These voltage-gated channels initiate action potentials in excitable cells. Local anesthetics such as lidocaine block Na+ channels and have been used to manage cardiac arrhythmias, and non-specific drug binding to the SCN5A channel can alter normal cardiac rhythm.
hERG channels critically contribute to cardiac repolarization. Drugs blocking these channels can lead to a prolongation of the action potential. Also, inhibition of hERG due to unwanted drug side effects means a significant risk factor for cardiac safety.
Mutations in these ion channels lead to disorders that may increase the risk of death from cardiac arrhythmia (long QT syndrome or LQTS) and Jervell and Lange-Nielsen syndrome, associated with congenital deafness.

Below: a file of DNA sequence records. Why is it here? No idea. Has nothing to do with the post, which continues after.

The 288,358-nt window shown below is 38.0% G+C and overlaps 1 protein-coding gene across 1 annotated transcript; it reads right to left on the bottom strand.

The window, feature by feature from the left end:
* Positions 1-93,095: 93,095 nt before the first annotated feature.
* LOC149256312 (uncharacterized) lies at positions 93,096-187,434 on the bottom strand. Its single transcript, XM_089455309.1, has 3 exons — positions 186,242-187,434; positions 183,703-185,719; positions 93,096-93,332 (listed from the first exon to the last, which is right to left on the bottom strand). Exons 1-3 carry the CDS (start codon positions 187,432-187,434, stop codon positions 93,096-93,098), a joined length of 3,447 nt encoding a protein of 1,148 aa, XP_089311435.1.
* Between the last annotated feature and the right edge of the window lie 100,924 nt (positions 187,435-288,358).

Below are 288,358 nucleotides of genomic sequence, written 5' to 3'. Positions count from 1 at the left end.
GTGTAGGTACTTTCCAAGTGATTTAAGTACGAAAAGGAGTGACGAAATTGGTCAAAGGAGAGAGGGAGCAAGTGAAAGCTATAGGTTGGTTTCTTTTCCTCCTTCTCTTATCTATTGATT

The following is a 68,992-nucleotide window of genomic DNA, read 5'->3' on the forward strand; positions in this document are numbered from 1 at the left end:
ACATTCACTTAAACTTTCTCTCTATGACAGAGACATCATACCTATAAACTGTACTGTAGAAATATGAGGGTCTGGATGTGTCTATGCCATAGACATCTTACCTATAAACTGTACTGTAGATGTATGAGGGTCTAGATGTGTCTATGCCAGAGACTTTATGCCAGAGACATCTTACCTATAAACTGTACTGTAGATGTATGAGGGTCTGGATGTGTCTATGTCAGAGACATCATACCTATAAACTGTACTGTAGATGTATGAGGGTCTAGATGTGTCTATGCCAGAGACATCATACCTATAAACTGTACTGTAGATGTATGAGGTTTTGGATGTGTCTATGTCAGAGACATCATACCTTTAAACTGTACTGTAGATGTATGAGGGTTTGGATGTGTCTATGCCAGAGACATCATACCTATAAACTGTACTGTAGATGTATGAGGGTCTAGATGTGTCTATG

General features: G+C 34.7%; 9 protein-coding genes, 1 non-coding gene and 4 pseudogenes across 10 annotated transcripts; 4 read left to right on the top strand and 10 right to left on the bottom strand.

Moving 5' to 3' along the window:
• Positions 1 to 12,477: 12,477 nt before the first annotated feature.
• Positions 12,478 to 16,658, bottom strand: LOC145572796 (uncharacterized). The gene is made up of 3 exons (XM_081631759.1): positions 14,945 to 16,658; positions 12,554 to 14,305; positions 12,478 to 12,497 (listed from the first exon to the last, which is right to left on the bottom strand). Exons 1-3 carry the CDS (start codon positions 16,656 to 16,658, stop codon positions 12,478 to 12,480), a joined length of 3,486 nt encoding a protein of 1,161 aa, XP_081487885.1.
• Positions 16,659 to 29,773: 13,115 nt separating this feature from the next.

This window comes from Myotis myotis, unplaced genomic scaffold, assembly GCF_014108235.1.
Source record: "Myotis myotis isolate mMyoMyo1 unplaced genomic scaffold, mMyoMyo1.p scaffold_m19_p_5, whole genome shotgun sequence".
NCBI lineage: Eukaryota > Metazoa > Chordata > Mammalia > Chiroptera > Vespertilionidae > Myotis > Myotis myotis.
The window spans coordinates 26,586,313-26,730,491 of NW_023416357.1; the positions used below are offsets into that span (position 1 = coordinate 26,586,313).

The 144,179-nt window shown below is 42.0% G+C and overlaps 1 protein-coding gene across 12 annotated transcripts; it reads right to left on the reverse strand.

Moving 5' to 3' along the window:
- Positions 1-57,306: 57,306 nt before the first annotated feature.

Kv4.3 channels display rapidly inactivating K+ currents in brain and heart, which regulate neuronal firing and heart pacing. Altered Kv4.3 expression occurs under pathological conditions like heart failure.
nAChRs play a key role in the signal transmission between cells at the nerve/muscle synapses. Various studies demonstrated their involvement in high brain functions and in important neurodegenerative pathologies.
The Na/K-ATPase or Na-pump is the pharmacological receptor for cardiac glycosides, which are widely used in the treatment of heart failure. Furthermore, it is possibly also the physiological receptor for endogenous ouabain compounds.